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All the King's Men
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All the King's Men (1949) More at IMDbPro »

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All the King's Men -- A double-dealing Southern politician brings about his own assassination. 1949 Best Picture Oscar(r).
All the King's Men -- The rise and fall of a corrupt politician, who makes his friends richer and retains power by dint of a populist appeal.


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Robert Penn Warren (based upon: the Pulitzer Prize novel "All the King's Men")
Robert Rossen (written for the screen by)
View company contact information for All the King's Men on IMDbPro.
Release Date:
January 1950 (USA) See more »
He Might Have Been A Pretty Good Guy . . . If Too Much Power . . . And Women . . . Hadn't Gone To his Head ! See more »
The rise and fall of a corrupt politician, who makes his friends richer and retains power by dint of a populist appeal. Full summary » | Add synopsis »
Won 3 Oscars. Another 12 wins & 7 nominations See more »
User Reviews:
Politicians corrupt? You're kidding! See more (65 total) »


  (in credits order) (verified as complete)

Broderick Crawford ... Willie Stark

John Ireland ... Jack Burden

Joanne Dru ... Anne Stanton

John Derek ... Tom Stark

Mercedes McCambridge ... Sadie Burke
Shepperd Strudwick ... Adam Stanton
Ralph Dumke ... Tiny Duffy

Anne Seymour ... Mrs. Lucy Stark
Katherine Warren ... Mrs. Burden (as Katharine Warren)
Raymond Greenleaf ... Judge Monte Stanton
Walter Burke ... Sugar Boy

Will Wright ... Dolph Pillsbury
Grandon Rhodes ... Floyd McEvoy
rest of cast listed alphabetically:
Beau Anderson ... Undetermined Role (uncredited)
Sam Ash ... Undetermined Role (uncredited)
Richard Bartell ... Undetermined Role (uncredited)
Mary Bear ... File Clerk (uncredited)
Helena Benda ... Undetermined Role (uncredited)
Stanley Blystone ... Undetermined Role (uncredited)
Marshall Bradford ... Senator (uncredited)
Chet Brandenburg ... Man Listening to Speech (uncredited)
William Bruce ... Commissioner (uncredited)
Wheaton Chambers ... Senator (uncredited)
Edwin Chandler ... Radio Announcer (uncredited)
Stephen Chase ... Puckett (uncredited)
Tom Coleman ... Man tearing down poster (uncredited)
James Conaty ... Party Guest (uncredited)
William Cottrell ... Reporter (uncredited)
Kenneth Cutler ... Undetermined Role (uncredited)
Roy Darmour ... Politician at Harrison's Headquarters (uncredited)
Earle S. Dewey ... Joe Harrison (uncredited)
King Donovan ... Reporter (uncredited)
Jack Evans ... Undetermined Role (uncredited)
George Farmer ... Bus Man (uncredited)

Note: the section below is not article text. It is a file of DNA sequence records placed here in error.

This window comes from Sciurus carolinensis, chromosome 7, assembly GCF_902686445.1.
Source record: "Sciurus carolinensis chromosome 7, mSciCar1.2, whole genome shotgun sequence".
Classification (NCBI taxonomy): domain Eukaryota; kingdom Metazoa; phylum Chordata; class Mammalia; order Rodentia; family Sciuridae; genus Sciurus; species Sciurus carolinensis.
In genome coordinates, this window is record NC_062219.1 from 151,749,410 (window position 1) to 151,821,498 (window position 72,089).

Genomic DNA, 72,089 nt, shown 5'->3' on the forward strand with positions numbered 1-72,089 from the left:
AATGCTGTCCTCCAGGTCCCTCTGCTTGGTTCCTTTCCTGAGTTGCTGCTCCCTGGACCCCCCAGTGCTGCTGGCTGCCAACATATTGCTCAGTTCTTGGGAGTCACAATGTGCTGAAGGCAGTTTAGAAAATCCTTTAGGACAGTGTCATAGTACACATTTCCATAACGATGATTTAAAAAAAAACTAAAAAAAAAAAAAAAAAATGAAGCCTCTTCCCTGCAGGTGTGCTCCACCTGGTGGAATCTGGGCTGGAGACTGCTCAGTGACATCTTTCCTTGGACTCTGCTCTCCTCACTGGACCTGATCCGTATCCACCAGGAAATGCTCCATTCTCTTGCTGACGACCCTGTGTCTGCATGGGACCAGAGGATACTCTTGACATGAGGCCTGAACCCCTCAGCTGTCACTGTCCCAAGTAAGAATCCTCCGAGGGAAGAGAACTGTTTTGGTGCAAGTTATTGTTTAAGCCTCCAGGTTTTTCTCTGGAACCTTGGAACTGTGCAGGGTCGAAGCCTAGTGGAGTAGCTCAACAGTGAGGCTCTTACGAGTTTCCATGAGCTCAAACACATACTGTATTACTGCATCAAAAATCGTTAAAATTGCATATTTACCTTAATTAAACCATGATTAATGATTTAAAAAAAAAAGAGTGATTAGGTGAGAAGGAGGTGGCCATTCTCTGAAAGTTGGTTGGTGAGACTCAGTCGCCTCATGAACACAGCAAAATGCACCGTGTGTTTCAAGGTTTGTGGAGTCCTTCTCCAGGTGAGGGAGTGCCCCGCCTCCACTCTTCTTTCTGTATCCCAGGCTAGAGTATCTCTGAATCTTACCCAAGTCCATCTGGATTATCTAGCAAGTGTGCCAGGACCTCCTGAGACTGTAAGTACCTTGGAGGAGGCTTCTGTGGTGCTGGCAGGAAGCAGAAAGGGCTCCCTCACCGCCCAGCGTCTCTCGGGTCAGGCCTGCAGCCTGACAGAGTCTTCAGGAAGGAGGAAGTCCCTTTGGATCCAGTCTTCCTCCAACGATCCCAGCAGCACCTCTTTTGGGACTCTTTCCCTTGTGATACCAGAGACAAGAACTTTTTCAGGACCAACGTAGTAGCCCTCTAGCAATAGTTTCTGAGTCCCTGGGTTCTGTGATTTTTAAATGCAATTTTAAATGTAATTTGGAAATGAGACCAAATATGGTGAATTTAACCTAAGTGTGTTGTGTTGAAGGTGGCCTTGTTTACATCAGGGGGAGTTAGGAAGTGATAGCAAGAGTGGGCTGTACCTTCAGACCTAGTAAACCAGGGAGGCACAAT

Charles Ferguson ... Newspaper Office Worker (uncredited)
Tom Ferrandini ... Politician (uncredited)
Robert Filmer ... Editor (uncredited)

Paul Ford ... Spokesman for Impeachment (uncredited)
Ted French ... Dance Caller (uncredited)
Jack Gargan ... Undetermined Role (uncredited)
John Giles ... Young Boy (uncredited)
Dick Gordon ... Politician (uncredited)
Jack Gordon ... Undetermined Role (uncredited)
Avery Graves ... Senator (uncredited)
William E. Green ... Senator (uncredited)
Charles Haefeli ... Man in Cheap Bar (uncredited)
Frank Hagney ... Stark Strong-Arm Man (uncredited)

Richard Hale ... Richard Hale (uncredited)
Bert Hanlon ... Editor (uncredited)
Sam Harris ... Politician (uncredited)
Judd Holdren ... Politician (uncredited)
Jimmie Horan ... Man Listening to Speech (uncredited)
Robert Karnes ... Legislator (uncredited)
Kenner G. Kemp ... Legislator (uncredited)
Donald Kerr ... Spectator (uncredited)
Tom Kingston ... Undetermined Role (uncredited)
Mike Lally ... Undetermined Role (uncredited)
Nolan Leary ... Senator (uncredited)
James Linn ... Politician (uncredited)
Ralph Littlefield ... Farmer (uncredited)
Wilbur Mack ... Former Governor Stanton (uncredited)
Louis Mason ... Minister (uncredited)
Paul Maxey ... Local Chairman (uncredited)

Frank McClure ... Doctor (uncredited)
Walter Merrill ... Man in City Bar (uncredited)
H.C. Miller ... Pa Stark (uncredited)
Harold Miller ... Speaker of the House (uncredited)
John 'Skins' Miller ... Drunk at Football Game (uncredited)
Bob Milton ... Undetermined Role (uncredited)
George Morrell ... Undetermined Role (uncredited)
Truett Myers ... Minister at Funeral (uncredited)
Pat O'Malley ... Politician (uncredited)
Charles Perry ... Undetermined Role (uncredited)
Jeffrey Sayre ... Party Guest (uncredited)
Charles Sherlock ... Politician at Harrison's Headquarters (uncredited)
Leslie Sketchley ... Undetermined Role (uncredited)
Irving Smith ... Butler (uncredited)
Ray Spiker ... Farmer Listing to Speech (uncredited)
Helene Stanley ... Helene Hale (uncredited)
Larry Steers ... Man at Impeachment Hearing (uncredited)
Houseley Stevenson ... Madison - the Editor (uncredited)
Charles Sullivan ... Man Listening to Speech (uncredited)
William Tannen ... Man in City Bar (uncredited)
George Taylor ... Politician (uncredited)
Al Thompson ... Man in Cheap Bar (uncredited)
Glen Thompson ... State Trooper (uncredited)
A.C. Tillman ... Sheriff (uncredited)
Phil Tully ... Football Coach (uncredited)
Glen Walters ... Woman Listening to Speech (uncredited)
Reba Waterson ... Receptionist (uncredited)

Frank Wilcox ... Public Relations Man (uncredited)
Rhoda Williams ... Undetermined Role (uncredited)
Harry Wilson ... One of Duffy's Goons (uncredited)
Bill Wolfe ... Farmer (uncredited)
Al Wyatt Sr. ... State Trooper (uncredited)

Directed by
Robert Rossen 
Writing credits
Robert Penn Warren (based upon: the Pulitzer Prize novel "All the King's Men")

Robert Rossen (written for the screen by)

Produced by
Robert Rossen .... producer (uncredited)
Original Music by
Louis Gruenberg 
Cinematography by
Burnett Guffey (director of photography)
Film Editing by
Al Clark (film editor)
Art Direction by